Of note, some of the newer models of these ThunderBolt hubs can properly support high-current device charging for iPads and/or additionally support devices like Apple USB keyboards or external USB-powered SuperDrive disc drives. ElGato and CalDigit offer such support for their ThunderBolt multi-port devices with an OSX 10.9+ software download available at their respective websites.
Computing technology isn't set on a 'battle ground'. It's simply a landscape for emerging, existing, aging and fading technologies that cycles through some very logical progressions, serves specific computing needs and is eventually supersceeded by 'The Next Thing' that does it better, faster, more efficiently and ulltimately cheaper.
This false 'War' between ThunderBolt vs USB 3.0, or ThunderBolt II vs USB 3.1 doesn't resonate in the least with MOST consumers. Spec driven tech GEEKS may be important early adopters and cheerleaders, but little of this matters to a computing technology consumer who just 'plugs gadgets in' and doesn't give a damn about what's under the hood.
USB in general - USB 3.0 in fact, and USB 3.1 in particular will resonate with consumers for 1 reason above all others: Any given USB gadget will simply be CHEAPER than it's ThunderBolt equivalent. So if you want a gadget war, the war is always won on price for the cheapskates, and won on time-is-money technical prowess to the Professional, Business and Enterprise markets.
Intel and Apple's ThunderBolt interface had a rocky debut year in 2011. Although Apple managed to ship millions upon millions of ThunderBolt enabled MacBooks and desktop Macintosh systems through the year, products to plug into this new high-speed interface were in desperately short supply.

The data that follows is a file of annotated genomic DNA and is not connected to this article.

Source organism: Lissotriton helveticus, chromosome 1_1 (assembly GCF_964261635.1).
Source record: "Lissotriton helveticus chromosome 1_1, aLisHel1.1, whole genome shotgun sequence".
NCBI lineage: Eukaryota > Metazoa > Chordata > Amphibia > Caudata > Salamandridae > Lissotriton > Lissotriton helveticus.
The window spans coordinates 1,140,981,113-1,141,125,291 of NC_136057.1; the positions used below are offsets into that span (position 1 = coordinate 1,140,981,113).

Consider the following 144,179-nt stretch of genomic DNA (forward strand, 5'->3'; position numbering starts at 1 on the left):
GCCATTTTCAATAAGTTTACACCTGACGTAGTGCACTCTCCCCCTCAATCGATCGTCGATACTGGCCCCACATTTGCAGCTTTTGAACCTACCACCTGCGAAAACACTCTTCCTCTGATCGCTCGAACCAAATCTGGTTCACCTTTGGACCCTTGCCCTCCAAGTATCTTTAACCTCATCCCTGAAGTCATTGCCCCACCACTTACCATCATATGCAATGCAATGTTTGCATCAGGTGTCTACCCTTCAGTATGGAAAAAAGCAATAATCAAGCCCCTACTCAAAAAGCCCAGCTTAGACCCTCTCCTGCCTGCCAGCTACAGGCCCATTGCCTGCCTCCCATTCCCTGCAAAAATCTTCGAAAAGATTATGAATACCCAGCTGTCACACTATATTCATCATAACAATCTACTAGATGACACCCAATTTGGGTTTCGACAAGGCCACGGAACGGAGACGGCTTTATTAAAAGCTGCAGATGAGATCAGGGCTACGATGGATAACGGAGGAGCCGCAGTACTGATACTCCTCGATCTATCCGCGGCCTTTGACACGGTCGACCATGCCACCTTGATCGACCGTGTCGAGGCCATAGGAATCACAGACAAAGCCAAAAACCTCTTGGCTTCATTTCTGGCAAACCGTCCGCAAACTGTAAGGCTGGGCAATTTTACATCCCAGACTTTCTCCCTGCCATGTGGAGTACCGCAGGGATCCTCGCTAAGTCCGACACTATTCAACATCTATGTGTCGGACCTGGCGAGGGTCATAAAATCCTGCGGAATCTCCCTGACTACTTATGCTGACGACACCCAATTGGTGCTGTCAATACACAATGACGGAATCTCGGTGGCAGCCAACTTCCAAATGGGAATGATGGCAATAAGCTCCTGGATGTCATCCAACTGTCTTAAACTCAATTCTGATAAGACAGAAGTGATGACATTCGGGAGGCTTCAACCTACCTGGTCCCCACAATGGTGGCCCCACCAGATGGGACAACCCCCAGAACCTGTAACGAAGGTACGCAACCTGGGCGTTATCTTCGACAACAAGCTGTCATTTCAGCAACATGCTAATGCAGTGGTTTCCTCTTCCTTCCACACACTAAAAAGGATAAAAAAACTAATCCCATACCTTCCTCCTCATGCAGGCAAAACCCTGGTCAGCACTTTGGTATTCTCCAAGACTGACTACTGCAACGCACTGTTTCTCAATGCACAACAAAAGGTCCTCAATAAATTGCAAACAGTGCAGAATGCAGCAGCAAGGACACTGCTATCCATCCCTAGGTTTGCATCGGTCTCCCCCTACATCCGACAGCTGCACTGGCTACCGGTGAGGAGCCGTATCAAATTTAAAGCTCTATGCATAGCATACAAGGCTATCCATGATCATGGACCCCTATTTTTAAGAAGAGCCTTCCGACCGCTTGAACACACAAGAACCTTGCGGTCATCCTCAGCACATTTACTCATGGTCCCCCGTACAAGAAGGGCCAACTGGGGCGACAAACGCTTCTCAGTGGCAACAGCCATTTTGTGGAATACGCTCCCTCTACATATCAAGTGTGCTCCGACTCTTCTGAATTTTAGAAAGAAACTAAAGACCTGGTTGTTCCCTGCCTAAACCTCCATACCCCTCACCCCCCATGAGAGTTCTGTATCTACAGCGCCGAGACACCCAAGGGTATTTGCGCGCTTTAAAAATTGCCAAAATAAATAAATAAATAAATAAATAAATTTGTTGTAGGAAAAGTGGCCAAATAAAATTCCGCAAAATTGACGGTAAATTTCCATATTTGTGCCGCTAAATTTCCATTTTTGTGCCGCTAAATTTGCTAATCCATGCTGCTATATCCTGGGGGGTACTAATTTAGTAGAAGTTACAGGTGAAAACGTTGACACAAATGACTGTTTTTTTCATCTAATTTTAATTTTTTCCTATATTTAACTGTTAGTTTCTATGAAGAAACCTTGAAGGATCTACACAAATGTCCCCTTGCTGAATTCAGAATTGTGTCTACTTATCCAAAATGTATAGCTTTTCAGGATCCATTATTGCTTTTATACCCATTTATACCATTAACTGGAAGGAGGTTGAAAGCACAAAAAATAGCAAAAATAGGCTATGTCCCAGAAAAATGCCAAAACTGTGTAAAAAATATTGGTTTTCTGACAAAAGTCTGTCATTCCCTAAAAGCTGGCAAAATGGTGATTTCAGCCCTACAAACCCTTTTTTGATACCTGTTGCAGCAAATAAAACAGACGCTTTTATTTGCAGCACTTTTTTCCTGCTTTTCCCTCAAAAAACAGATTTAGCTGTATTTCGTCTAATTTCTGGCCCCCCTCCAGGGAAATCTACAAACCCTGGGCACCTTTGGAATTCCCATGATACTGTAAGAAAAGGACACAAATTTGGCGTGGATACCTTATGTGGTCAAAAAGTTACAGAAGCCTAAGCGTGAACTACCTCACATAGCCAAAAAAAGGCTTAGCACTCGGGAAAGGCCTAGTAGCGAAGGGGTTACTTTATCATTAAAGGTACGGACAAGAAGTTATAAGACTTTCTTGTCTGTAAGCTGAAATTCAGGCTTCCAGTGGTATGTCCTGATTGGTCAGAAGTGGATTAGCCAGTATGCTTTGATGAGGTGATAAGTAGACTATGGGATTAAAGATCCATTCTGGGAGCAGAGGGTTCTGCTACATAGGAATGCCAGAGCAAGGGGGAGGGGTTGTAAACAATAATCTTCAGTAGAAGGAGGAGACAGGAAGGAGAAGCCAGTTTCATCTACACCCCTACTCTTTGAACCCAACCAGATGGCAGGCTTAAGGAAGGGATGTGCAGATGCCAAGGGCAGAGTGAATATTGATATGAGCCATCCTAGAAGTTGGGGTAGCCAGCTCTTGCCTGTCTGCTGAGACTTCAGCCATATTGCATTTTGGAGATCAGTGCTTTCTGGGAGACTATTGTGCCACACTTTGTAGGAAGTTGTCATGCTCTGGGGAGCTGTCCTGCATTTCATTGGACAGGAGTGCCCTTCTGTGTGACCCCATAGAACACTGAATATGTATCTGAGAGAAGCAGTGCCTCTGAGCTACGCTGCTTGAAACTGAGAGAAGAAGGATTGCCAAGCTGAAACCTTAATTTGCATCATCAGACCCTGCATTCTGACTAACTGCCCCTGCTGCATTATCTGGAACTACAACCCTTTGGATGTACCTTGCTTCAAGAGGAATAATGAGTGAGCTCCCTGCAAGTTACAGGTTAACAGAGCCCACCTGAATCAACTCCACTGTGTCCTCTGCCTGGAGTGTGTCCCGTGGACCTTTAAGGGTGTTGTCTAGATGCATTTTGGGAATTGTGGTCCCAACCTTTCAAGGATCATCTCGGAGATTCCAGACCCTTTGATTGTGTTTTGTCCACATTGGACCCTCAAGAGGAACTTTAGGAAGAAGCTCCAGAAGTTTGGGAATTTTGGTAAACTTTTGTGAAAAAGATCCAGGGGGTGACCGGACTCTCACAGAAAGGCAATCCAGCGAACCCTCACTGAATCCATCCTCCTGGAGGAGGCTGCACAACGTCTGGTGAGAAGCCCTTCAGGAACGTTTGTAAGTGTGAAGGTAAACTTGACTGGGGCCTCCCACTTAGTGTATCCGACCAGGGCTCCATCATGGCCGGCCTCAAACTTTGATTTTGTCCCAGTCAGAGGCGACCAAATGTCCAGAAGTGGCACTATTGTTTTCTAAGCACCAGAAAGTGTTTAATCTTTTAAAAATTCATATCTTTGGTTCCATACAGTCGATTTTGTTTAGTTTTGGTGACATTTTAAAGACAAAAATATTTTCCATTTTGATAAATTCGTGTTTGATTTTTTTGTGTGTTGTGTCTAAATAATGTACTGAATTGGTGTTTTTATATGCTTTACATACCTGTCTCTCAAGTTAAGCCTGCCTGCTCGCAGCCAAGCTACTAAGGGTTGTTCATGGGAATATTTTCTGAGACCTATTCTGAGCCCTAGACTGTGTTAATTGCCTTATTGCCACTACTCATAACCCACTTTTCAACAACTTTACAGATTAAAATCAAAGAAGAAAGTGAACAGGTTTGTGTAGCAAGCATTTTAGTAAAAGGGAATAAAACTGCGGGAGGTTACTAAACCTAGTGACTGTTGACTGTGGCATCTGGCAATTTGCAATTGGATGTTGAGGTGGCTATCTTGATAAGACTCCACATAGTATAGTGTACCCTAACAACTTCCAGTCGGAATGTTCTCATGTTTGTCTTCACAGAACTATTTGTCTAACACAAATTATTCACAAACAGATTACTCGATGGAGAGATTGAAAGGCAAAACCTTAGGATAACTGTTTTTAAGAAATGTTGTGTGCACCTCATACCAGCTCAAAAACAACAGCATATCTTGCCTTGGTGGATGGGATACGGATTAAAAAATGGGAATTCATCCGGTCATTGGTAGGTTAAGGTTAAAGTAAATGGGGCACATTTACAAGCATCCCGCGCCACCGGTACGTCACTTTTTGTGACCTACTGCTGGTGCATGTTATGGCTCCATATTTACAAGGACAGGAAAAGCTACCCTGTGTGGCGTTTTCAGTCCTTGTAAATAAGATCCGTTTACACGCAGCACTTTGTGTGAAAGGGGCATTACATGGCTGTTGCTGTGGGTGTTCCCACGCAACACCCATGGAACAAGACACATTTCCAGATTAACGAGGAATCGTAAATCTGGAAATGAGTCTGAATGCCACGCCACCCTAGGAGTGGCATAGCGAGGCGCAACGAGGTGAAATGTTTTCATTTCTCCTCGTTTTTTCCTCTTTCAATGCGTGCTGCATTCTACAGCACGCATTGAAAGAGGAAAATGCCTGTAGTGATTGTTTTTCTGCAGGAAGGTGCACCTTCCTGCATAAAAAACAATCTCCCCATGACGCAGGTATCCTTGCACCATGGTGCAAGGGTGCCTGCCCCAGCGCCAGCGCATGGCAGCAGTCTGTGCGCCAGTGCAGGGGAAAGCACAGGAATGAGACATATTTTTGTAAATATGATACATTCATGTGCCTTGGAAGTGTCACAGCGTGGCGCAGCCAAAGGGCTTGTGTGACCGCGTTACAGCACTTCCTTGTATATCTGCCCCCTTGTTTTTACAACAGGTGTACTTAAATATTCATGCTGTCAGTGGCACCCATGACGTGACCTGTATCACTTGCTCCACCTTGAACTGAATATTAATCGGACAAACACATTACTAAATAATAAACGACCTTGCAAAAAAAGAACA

This year's Las Vega Consumer Electronics Show gave hope that A LOT more ThunderBolt accessories are on their way. CES 2012 had a diverse range of ThunderBolt product announcements from several high-profile companies that spell good things for the TBolt market in the year ahead.
Proof that ThunderBolt isn't just a market for Macintosh -- The Acer Aspire S5 Windows notebook was featured as one of the first PC laptops that will incorporate a built-in ThunderBolt port.
A surprising twist for a company known for their awesome Mac TV Tuner products, ElGato announced a ThunderBolt SSD drive in a compact, laptop size format for release later this year.
OCZ Technologies - the clear leader in the Solid-State PC and Mac SSD drive market also announced a laptop-sized SSD drive with ThunderBolt port, the LightFoot series.
Peripheral maker Belkin trotted out a multi-port ThunderBolt Hub and docking station that offers HDMI, USB 2.0, FireWire 800, Analog audio and Gigabit Ethernet ports in a sleek case - that's sadly slated to ship near the END of 2012.
Promised to ship MUCH sooner - Seagate showed off it's GoFlex ThunderBolt drive adapter to reach the market by the end of Q1 2012. The GoFlex desktop and portable drive series is already a great line of hard drive storage products with interchangeable USB2, USB 3.0, FireWire and eSATA adapters currently available. ThunderBolt adapters will help preserve and extend the value of GoFlex drive owners.
LaCie - one of the few companies besides Promise Technologies to actually ship ThunderBolt hard drive and SSD storage products in 2011- announced an interesting ThunderBolt eSATA hub/ converter that features dual ThunderBolt ports and twin eSATA ports to offer very direct drive transfers at maximum speeds.
Currently shipping, Sonnet Technology showed off it's Sonnet Echo ExpressCard/34 Thunderbolt Adapter - a great intermediary solution for those with eSATA, FireWire or USB 3.0 Express cards and drives to convert to ThunderBolt at a reasonably affordable price point.
While still proving to be a slow-road to the fast lane of truly high-speed Mac computer peripherals, ThunderBolt *IS* gaining momentum and traction - if you can wait it out and afford these products when they arrive. However, I still think the not-so dark horse in this race is USB 3.0 which is MUCH further ahead in the market and will deliver a far wider range of computer peripherals - more affordably and sooner - to the Mac (and PC) consumer marketplace.